Georgia leaders back $1,000 bonuses for most state employees

Georgia House Speaker David Ralston joined Gov. Brian Kemp and Lt. Gov. Geoff Duncan on Wednesday to announce a plan to give $1,000 bonuses to about 57,000 state employees who each earn less than $80,000 a year. (Alyssa Pointer / Alyssa.Pointer@ajc.com)
Georgia House Speaker David Ralston joined Gov. Brian Kemp and Lt. Gov. Geoff Duncan on Wednesday to announce a plan to give $1,000 bonuses to about 57,000 state employees who each earn less than $80,000 a year. (Alyssa Pointer / Alyssa.Pointer@ajc.com)

Credit: Alyssa Pointer / Alyssa.Pointer@ajc.com

Credit: Alyssa Pointer / Alyssa.Pointer@ajc.com

Georgia leaders announced plans Wednesday to hand out $1,000 bonuses to more than 57,000 state employees who earn less than $80,000 a year.

Last month, Gov. Brian Kemp announced the same bonuses for Georgia’s public school teachers.

Where would the money come from?

In both cases, the money for the bonuses is coming directly or indirectly from the federal government, which has provided billions of dollars to schools and greatly increased funding for the state’s Medicaid program.

The increase in federal money for Medicaid, which provides health care to the poor and disabled, means the state has to spend less, providing the savings used for the bonuses.

Tens of thousands employees in the University System of Georgia were not included in Wednesday’s announcement.

By law, the state can’t tell the Board of Regents, which oversees the University System, to give the $1,000 bonuses. The state, however, provides more than $2 billion in funding to public colleges and universities annually, so lawmakers have political leverage.

House Speaker David Ralston, R-Blue Ridge, said there are discussions with the system to have it also hand out bonuses to its staffers earning less than $80,000. House Appropriations Chairman Terry England, R-Auburn, said about 36,000 university employees would be eligible if the Board of Regents agrees to system bonuses.

Who won’t receive bonuses?

Members of the General Assembly, most of whom are paid $17,342 a year, will not receive the bonuses, which will go to full-time state employees. Being a member of the House and Senate is considered a part-time job.

During a Capitol news conference, Ralston, Kemp, and Lt. Gov. Geoff Duncan praised state workers for what they have done during the COVID-19 pandemic.

“We’re talking about frontline employees at the Georgia Department of Public Health, who have fought COVID-19 day after day, working to get Georgians tested and vaccines distributed,” Ralston said.

“We’re talking about our Georgia State Patrol and other state law enforcement who have tried to keep the peace in the tough days that we’ve seen over the last year ... food inspectors who stayed on the job and kept our food supply safe, and we’re talking about caseworkers who have continued serving and protecting children who are victims of abuse or neglect,” Ralston said.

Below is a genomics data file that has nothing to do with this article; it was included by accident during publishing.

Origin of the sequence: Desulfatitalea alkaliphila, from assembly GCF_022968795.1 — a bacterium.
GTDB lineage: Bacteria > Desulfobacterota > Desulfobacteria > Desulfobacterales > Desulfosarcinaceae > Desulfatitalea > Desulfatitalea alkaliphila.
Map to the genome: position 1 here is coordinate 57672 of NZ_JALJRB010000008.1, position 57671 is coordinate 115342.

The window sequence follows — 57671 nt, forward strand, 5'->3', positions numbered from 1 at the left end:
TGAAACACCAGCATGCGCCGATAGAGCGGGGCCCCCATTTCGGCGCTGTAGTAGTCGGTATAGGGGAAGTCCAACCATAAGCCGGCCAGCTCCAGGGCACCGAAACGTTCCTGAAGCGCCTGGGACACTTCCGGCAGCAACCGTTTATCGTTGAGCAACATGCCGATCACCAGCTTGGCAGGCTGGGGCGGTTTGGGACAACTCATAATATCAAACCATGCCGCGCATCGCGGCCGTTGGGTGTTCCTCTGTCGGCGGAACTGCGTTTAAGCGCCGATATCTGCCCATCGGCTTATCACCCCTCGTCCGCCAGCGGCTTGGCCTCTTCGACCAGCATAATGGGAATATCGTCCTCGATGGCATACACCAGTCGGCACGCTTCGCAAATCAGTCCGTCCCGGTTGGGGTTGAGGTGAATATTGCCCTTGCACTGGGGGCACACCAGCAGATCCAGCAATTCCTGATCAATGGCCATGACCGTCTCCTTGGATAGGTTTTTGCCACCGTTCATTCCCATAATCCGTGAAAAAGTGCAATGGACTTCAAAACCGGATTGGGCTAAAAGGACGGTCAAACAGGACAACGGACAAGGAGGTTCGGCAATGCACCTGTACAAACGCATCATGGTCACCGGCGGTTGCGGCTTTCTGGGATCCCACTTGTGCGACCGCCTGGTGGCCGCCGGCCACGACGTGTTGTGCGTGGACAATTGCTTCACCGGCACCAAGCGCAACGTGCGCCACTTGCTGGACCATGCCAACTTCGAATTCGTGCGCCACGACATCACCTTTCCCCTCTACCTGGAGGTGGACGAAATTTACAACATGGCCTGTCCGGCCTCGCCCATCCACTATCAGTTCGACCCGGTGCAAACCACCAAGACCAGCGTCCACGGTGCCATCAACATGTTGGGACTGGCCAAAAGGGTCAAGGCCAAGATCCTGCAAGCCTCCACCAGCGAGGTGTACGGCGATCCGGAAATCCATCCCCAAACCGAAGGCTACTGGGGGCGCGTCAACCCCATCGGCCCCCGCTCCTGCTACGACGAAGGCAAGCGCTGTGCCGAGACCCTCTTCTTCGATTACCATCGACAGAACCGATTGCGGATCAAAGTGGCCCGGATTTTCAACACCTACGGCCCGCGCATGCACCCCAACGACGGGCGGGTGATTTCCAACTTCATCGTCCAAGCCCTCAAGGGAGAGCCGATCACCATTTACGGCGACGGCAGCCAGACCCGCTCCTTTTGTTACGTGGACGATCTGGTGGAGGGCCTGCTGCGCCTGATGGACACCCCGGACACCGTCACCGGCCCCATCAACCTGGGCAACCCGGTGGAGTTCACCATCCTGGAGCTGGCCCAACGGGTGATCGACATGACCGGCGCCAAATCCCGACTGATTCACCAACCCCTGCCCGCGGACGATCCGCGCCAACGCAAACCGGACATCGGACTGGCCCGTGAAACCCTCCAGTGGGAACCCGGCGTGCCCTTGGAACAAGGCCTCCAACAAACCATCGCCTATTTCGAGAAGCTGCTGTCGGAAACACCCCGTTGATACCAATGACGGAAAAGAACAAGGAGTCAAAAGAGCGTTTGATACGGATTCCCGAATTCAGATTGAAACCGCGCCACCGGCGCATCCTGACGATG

Kemp said, “Our employees have worked incredibly hard despite the global pandemic, they have been going above and beyond the call of duty.

“I believe we are doing our part to say ‘thank you for all you have done.’ ”

About the budget

The announcement came as the two chambers of the Legislature are about to give final approval to the midyear budget that funds state agencies through June 30.

The plan would hike overall spending by $654 million.

The largest increase is in education, where the House and Senate went along with Kemp’s proposal to backfill 60% of the spending reductions that lawmakers approved last year, when they cut 10% because of fears that state revenue would plummet due to the COVID-19 pandemic.

That didn’t happen. In fact, state tax collections have increased 6.3% during the first seven months of this fiscal year.

Why a midyear budget?

The House and Senate agreed to push through a midyear budget in case they have to suspend the session — as they did in March — because of the pandemic.

The budget would also pay for 500 new school buses and increase support for nursing homes hit hard by COVID-19. It would add high-speed internet in rural areas and provide 10% raises for corrections and juvenile justice guards.

And it would spend $27 million to quickly modernize the Department of Public Health’s computer system that tracks immunizations and pay to hire several new staffers at the agency that has spent most of the past year fighting the COVID-19 pandemic.

By the numbers

$1,000: The amount for bonuses to some state employees in a proposal backed by many Georgia leaders

$80,000: Maximum employees can make per year to be eligible for the bonuses

57,000-plus: Amount of state employees who are eligible for the bonuses

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